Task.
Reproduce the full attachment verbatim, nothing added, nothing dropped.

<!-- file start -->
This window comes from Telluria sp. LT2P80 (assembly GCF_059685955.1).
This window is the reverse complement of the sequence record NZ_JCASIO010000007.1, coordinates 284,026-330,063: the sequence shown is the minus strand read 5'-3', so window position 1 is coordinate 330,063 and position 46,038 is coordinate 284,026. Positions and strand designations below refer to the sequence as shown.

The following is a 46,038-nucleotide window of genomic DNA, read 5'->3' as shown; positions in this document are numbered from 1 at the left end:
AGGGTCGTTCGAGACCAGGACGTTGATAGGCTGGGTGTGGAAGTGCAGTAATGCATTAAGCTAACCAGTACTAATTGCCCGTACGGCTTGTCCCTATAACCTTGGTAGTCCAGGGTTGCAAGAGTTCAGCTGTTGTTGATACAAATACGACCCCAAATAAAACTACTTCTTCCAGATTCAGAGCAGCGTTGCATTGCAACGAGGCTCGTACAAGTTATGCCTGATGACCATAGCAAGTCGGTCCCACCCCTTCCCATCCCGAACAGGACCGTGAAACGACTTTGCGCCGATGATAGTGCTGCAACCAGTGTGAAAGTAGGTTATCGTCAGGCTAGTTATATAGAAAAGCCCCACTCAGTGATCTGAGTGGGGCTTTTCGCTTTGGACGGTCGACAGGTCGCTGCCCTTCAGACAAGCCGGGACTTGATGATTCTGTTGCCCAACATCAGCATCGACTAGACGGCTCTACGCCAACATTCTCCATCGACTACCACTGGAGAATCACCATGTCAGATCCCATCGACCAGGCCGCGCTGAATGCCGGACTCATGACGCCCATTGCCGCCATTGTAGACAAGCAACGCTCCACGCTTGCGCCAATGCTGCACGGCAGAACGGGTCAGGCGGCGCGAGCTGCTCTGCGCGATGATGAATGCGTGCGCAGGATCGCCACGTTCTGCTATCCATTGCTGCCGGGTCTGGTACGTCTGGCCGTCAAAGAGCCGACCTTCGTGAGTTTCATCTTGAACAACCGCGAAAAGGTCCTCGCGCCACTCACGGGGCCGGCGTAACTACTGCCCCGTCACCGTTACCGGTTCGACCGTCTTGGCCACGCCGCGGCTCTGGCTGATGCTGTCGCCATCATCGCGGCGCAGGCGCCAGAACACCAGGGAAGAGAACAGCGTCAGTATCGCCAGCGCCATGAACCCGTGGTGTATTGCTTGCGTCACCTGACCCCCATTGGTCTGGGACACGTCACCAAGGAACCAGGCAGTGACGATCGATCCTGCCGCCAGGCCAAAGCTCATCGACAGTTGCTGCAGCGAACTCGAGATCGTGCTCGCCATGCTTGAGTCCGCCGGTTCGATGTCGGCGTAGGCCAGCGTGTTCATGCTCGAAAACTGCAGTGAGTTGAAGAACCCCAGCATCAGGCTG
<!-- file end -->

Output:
This window comes from Telluria sp. LT2P80 (assembly GCF_059685955.1).
This window is the reverse complement of the sequence record NZ_JCASIO010000007.1, coordinates 284,026-330,063: the sequence shown is the minus strand read 5'-3', so window position 1 is coordinate 330,063 and position 46,038 is coordinate 284,026. Positions and strand designations below refer to the sequence as shown.

The following is a 46,038-nucleotide window of genomic DNA, read 5'->3' as shown; positions in this document are numbered from 1 at the left end:
AGGGTCGTTCGAGACCAGGACGTTGATAGGCTGGGTGTGGAAGTGCAGTAATGCATTAAGCTAACCAGTACTAATTGCCCGTACGGCTTGTCCCTATAACCTTGGTAGTCCAGGGTTGCAAGAGTTCAGCTGTTGTTGATACAAATACGACCCCAAATAAAACTACTTCTTCCAGATTCAGAGCAGCGTTGCATTGCAACGAGGCTCGTACAAGTTATGCCTGATGACCATAGCAAGTCGGTCCCACCCCTTCCCATCCCGAACAGGACCGTGAAACGACTTTGCGCCGATGATAGTGCTGCAACCAGTGTGAAAGTAGGTTATCGTCAGGCTAGTTATATAGAAAAGCCCCACTCAGTGATCTGAGTGGGGCTTTTCGCTTTGGACGGTCGACAGGTCGCTGCCCTTCAGACAAGCCGGGACTTGATGATTCTGTTGCCCAACATCAGCATCGACTAGACGGCTCTACGCCAACATTCTCCATCGACTACCACTGGAGAATCACCATGTCAGATCCCATCGACCAGGCCGCGCTGAATGCCGGACTCATGACGCCCATTGCCGCCATTGTAGACAAGCAACGCTCCACGCTTGCGCCAATGCTGCACGGCAGAACGGGTCAGGCGGCGCGAGCTGCTCTGCGCGATGATGAATGCGTGCGCAGGATCGCCACGTTCTGCTATCCATTGCTGCCGGGTCTGGTACGTCTGGCCGTCAAAGAGCCGACCTTCGTGAGTTTCATCTTGAACAACCGCGAAAAGGTCCTCGCGCCACTCACGGGGCCGGCGTAACTACTGCCCCGTCACCGTTACCGGTTCGACCGTCTTGGCCACGCCGCGGCTCTGGCTGATGCTGTCGCCATCATCGCGGCGCAGGCGCCAGAACACCAGGGAAGAGAACAGCGTCAGTATCGCCAGCGCCATGAACCCGTGGTGTATTGCTTGCGTCACCTGACCCCCATTGGTCTGGGACACGTCACCAAGGAACCAGGCAGTGACGATCGATCCTGCCGCCAGGCCAAAGCTCATCGACAGTTGCTGCAGCGAACTCGAGATCGTGCTCGCCATGCTTGAGTCCGCCGGTTCGATGTCGGCGTAGGCCAGCGTGTTCATGCTCGAAAACTGCAGTGAGTTGAAGAACCCCAGCATCAGGCTG